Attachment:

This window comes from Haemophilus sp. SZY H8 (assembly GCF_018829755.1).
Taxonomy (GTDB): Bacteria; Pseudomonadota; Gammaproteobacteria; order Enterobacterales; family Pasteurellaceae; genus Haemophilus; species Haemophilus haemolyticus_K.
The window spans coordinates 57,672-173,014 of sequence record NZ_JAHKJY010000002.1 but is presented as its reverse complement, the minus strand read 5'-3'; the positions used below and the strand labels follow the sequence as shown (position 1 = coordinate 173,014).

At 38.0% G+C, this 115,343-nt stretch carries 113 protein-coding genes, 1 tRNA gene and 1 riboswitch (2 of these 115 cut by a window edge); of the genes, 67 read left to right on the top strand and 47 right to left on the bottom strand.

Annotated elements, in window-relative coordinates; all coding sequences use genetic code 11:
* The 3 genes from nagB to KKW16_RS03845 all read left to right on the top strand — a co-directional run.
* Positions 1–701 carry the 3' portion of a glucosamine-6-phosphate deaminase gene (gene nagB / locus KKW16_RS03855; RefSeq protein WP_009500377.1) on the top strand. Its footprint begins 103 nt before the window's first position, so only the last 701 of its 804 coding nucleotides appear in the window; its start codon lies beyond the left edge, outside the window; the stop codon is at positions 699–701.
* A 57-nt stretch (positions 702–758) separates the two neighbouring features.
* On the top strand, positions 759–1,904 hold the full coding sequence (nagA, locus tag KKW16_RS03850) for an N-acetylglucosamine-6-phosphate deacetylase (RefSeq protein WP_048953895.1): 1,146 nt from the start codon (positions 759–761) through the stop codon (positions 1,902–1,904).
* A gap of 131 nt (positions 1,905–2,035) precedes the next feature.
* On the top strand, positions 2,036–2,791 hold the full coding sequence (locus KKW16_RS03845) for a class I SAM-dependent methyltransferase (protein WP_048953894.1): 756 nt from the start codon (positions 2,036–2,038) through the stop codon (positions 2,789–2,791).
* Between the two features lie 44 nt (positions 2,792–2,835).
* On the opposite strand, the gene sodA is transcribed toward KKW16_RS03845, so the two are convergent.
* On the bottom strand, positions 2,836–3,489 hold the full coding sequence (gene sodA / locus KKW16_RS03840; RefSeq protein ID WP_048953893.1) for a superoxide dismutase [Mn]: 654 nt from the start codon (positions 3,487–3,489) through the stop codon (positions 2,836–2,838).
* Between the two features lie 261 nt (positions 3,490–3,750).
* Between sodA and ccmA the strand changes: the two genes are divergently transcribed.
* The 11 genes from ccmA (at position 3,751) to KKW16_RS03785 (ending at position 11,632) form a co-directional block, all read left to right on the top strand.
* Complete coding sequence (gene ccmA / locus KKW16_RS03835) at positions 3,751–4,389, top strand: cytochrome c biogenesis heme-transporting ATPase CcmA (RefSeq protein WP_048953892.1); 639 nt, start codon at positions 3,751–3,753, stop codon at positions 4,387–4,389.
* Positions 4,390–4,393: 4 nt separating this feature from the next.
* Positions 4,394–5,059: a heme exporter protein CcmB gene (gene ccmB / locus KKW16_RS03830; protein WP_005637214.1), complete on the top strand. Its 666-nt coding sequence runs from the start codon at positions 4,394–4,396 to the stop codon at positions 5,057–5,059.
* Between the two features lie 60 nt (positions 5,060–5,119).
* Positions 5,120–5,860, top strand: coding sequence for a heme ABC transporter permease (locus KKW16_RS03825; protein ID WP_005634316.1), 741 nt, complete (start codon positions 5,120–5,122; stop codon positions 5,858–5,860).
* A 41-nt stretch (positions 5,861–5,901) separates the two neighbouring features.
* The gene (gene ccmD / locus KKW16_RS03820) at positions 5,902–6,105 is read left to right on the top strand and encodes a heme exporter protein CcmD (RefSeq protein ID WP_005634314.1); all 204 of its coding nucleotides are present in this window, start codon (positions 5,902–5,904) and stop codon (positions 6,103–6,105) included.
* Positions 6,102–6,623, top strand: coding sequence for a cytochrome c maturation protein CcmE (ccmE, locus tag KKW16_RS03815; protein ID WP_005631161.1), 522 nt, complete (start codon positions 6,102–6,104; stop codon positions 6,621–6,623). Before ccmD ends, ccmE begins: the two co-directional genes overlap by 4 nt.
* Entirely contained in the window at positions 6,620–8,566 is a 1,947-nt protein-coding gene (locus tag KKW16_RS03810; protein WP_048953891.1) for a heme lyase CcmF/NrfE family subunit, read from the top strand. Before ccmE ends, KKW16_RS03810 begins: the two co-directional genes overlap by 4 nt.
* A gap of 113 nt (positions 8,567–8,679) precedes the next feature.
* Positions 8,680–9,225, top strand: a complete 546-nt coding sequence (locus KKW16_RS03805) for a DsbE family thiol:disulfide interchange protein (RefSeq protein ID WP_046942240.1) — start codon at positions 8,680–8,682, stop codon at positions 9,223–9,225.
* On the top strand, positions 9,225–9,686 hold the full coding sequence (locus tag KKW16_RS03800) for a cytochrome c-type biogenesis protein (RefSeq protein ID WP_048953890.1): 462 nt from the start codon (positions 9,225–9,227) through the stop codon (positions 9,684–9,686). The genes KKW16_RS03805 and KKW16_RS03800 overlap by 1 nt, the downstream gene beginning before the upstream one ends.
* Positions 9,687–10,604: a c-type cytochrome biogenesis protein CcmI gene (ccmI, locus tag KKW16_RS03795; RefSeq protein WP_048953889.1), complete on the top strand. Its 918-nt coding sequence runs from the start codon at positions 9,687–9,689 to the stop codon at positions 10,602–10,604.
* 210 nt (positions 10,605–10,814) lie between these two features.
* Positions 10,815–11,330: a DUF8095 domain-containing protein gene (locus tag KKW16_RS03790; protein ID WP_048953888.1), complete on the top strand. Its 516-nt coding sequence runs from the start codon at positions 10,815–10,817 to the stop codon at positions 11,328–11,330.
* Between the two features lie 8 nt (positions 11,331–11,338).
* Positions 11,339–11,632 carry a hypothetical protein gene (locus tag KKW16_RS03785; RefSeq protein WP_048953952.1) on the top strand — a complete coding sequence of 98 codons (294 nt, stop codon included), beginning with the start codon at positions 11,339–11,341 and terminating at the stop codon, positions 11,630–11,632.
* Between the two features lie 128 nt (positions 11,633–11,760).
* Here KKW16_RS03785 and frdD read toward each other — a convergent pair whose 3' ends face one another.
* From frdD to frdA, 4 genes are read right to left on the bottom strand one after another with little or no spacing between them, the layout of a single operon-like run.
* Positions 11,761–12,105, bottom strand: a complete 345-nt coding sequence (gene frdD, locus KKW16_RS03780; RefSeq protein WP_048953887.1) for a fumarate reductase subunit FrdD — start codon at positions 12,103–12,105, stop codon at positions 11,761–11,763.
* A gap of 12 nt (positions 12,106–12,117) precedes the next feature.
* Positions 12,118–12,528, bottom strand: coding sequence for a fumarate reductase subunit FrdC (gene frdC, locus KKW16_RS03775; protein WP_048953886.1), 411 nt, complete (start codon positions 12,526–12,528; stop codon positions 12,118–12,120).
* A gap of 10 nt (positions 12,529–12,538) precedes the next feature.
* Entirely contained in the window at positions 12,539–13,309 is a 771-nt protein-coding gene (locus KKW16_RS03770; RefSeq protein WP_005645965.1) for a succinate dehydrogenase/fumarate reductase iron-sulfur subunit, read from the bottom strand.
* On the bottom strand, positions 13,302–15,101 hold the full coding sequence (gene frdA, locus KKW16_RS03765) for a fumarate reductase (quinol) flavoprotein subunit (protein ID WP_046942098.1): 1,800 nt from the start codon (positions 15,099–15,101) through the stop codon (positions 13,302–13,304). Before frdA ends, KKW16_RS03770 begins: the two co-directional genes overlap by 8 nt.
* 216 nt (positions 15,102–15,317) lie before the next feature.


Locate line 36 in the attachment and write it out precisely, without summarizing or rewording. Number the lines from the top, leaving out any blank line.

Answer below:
* Here KKW16_RS03785 and frdD read toward each other — a convergent pair whose 3' ends face one another.